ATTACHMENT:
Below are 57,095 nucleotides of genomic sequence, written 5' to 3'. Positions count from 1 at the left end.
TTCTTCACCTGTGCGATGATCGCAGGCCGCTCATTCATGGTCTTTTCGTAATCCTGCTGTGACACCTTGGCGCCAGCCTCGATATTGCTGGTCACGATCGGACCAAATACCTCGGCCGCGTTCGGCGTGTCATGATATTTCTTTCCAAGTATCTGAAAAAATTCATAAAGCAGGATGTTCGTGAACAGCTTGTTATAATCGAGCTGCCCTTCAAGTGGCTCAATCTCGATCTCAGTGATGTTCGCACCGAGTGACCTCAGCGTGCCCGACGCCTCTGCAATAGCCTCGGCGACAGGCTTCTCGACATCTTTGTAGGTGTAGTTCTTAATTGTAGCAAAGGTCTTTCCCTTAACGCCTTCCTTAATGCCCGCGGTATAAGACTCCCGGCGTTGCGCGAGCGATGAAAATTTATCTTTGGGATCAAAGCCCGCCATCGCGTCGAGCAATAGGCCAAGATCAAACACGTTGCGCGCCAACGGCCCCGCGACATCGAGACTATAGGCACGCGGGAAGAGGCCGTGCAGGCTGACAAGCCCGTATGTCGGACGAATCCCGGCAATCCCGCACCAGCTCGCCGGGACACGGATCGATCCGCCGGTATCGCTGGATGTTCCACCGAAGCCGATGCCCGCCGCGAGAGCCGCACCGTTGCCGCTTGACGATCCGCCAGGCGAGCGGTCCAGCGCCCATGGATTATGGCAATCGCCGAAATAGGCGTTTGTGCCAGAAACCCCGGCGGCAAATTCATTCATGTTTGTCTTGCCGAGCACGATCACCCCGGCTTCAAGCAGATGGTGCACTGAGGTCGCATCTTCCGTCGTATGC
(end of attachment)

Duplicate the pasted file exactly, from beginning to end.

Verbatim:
Below are 57,095 nucleotides of genomic sequence, written 5' to 3'. Positions count from 1 at the left end.
TTCTTCACCTGTGCGATGATCGCAGGCCGCTCATTCATGGTCTTTTCGTAATCCTGCTGTGACACCTTGGCGCCAGCCTCGATATTGCTGGTCACGATCGGACCAAATACCTCGGCCGCGTTCGGCGTGTCATGATATTTCTTTCCAAGTATCTGAAAAAATTCATAAAGCAGGATGTTCGTGAACAGCTTGTTATAATCGAGCTGCCCTTCAAGTGGCTCAATCTCGATCTCAGTGATGTTCGCACCGAGTGACCTCAGCGTGCCCGACGCCTCTGCAATAGCCTCGGCGACAGGCTTCTCGACATCTTTGTAGGTGTAGTTCTTAATTGTAGCAAAGGTCTTTCCCTTAACGCCTTCCTTAATGCCCGCGGTATAAGACTCCCGGCGTTGCGCGAGCGATGAAAATTTATCTTTGGGATCAAAGCCCGCCATCGCGTCGAGCAATAGGCCAAGATCAAACACGTTGCGCGCCAACGGCCCCGCGACATCGAGACTATAGGCACGCGGGAAGAGGCCGTGCAGGCTGACAAGCCCGTATGTCGGACGAATCCCGGCAATCCCGCACCAGCTCGCCGGGACACGGATCGATCCGCCGGTATCGCTGGATGTTCCACCGAAGCCGATGCCCGCCGCGAGAGCCGCACCGTTGCCGCTTGACGATCCGCCAGGCGAGCGGTCCAGCGCCCATGGATTATGGCAATCGCCGAAATAGGCGTTTGTGCCAGAAACCCCGGCGGCAAATTCATTCATGTTTGTCTTGCCGAGCACGATCACCCCGGCTTCAAGCAGATGGTGCACTGAGGTCGCATCTTCCGTCGTATGC